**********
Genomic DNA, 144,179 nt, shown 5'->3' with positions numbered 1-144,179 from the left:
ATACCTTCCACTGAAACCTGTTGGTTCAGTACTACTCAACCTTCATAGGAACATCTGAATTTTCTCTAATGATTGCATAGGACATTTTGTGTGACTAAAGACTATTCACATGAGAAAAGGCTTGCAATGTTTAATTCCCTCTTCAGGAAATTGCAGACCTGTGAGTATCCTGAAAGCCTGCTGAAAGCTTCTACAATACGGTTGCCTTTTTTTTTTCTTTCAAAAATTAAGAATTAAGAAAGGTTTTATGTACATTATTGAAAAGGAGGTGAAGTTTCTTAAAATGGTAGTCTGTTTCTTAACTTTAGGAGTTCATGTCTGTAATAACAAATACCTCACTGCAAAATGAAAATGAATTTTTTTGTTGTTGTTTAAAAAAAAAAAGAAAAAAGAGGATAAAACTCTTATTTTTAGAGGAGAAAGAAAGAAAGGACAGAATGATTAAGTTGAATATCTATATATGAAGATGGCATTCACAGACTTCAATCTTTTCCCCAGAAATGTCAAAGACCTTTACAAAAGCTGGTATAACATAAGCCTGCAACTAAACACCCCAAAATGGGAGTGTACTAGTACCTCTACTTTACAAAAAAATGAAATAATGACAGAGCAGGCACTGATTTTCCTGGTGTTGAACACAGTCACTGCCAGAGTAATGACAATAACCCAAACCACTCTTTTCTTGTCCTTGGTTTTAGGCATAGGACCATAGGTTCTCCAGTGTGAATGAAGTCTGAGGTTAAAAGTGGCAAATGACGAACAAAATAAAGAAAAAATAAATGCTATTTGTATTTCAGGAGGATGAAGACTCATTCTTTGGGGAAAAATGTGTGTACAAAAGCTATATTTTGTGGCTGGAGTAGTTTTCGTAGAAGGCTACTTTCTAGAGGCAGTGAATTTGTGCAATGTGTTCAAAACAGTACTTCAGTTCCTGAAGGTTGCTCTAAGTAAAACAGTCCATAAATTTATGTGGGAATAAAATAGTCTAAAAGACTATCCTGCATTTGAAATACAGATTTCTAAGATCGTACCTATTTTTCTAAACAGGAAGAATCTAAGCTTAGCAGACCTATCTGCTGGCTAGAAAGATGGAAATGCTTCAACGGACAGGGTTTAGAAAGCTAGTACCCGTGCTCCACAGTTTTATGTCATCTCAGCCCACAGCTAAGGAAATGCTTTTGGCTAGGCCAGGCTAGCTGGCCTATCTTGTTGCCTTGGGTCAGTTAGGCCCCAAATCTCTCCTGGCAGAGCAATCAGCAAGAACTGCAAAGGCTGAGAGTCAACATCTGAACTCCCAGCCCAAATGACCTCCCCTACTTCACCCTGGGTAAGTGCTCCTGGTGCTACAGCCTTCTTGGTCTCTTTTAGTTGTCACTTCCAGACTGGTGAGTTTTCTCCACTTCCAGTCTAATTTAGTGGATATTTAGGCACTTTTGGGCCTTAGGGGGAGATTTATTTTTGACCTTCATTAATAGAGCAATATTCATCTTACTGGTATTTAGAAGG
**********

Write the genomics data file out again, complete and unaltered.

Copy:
Genomic DNA, 144,179 nt, shown 5'->3' with positions numbered 1-144,179 from the left:
ATACCTTCCACTGAAACCTGTTGGTTCAGTACTACTCAACCTTCATAGGAACATCTGAATTTTCTCTAATGATTGCATAGGACATTTTGTGTGACTAAAGACTATTCACATGAGAAAAGGCTTGCAATGTTTAATTCCCTCTTCAGGAAATTGCAGACCTGTGAGTATCCTGAAAGCCTGCTGAAAGCTTCTACAATACGGTTGCCTTTTTTTTTTCTTTCAAAAATTAAGAATTAAGAAAGGTTTTATGTACATTATTGAAAAGGAGGTGAAGTTTCTTAAAATGGTAGTCTGTTTCTTAACTTTAGGAGTTCATGTCTGTAATAACAAATACCTCACTGCAAAATGAAAATGAATTTTTTTGTTGTTGTTTAAAAAAAAAAAGAAAAAAGAGGATAAAACTCTTATTTTTAGAGGAGAAAGAAAGAAAGGACAGAATGATTAAGTTGAATATCTATATATGAAGATGGCATTCACAGACTTCAATCTTTTCCCCAGAAATGTCAAAGACCTTTACAAAAGCTGGTATAACATAAGCCTGCAACTAAACACCCCAAAATGGGAGTGTACTAGTACCTCTACTTTACAAAAAAATGAAATAATGACAGAGCAGGCACTGATTTTCCTGGTGTTGAACACAGTCACTGCCAGAGTAATGACAATAACCCAAACCACTCTTTTCTTGTCCTTGGTTTTAGGCATAGGACCATAGGTTCTCCAGTGTGAATGAAGTCTGAGGTTAAAAGTGGCAAATGACGAACAAAATAAAGAAAAAATAAATGCTATTTGTATTTCAGGAGGATGAAGACTCATTCTTTGGGGAAAAATGTGTGTACAAAAGCTATATTTTGTGGCTGGAGTAGTTTTCGTAGAAGGCTACTTTCTAGAGGCAGTGAATTTGTGCAATGTGTTCAAAACAGTACTTCAGTTCCTGAAGGTTGCTCTAAGTAAAACAGTCCATAAATTTATGTGGGAATAAAATAGTCTAAAAGACTATCCTGCATTTGAAATACAGATTTCTAAGATCGTACCTATTTTTCTAAACAGGAAGAATCTAAGCTTAGCAGACCTATCTGCTGGCTAGAAAGATGGAAATGCTTCAACGGACAGGGTTTAGAAAGCTAGTACCCGTGCTCCACAGTTTTATGTCATCTCAGCCCACAGCTAAGGAAATGCTTTTGGCTAGGCCAGGCTAGCTGGCCTATCTTGTTGCCTTGGGTCAGTTAGGCCCCAAATCTCTCCTGGCAGAGCAATCAGCAAGAACTGCAAAGGCTGAGAGTCAACATCTGAACTCCCAGCCCAAATGACCTCCCCTACTTCACCCTGGGTAAGTGCTCCTGGTGCTACAGCCTTCTTGGTCTCTTTTAGTTGTCACTTCCAGACTGGTGAGTTTTCTCCACTTCCAGTCTAATTTAGTGGATATTTAGGCACTTTTGGGCCTTAGGGGGAGATTTATTTTTGACCTTCATTAATAGAGCAATATTCATCTTACTGGTATTTAGAAGG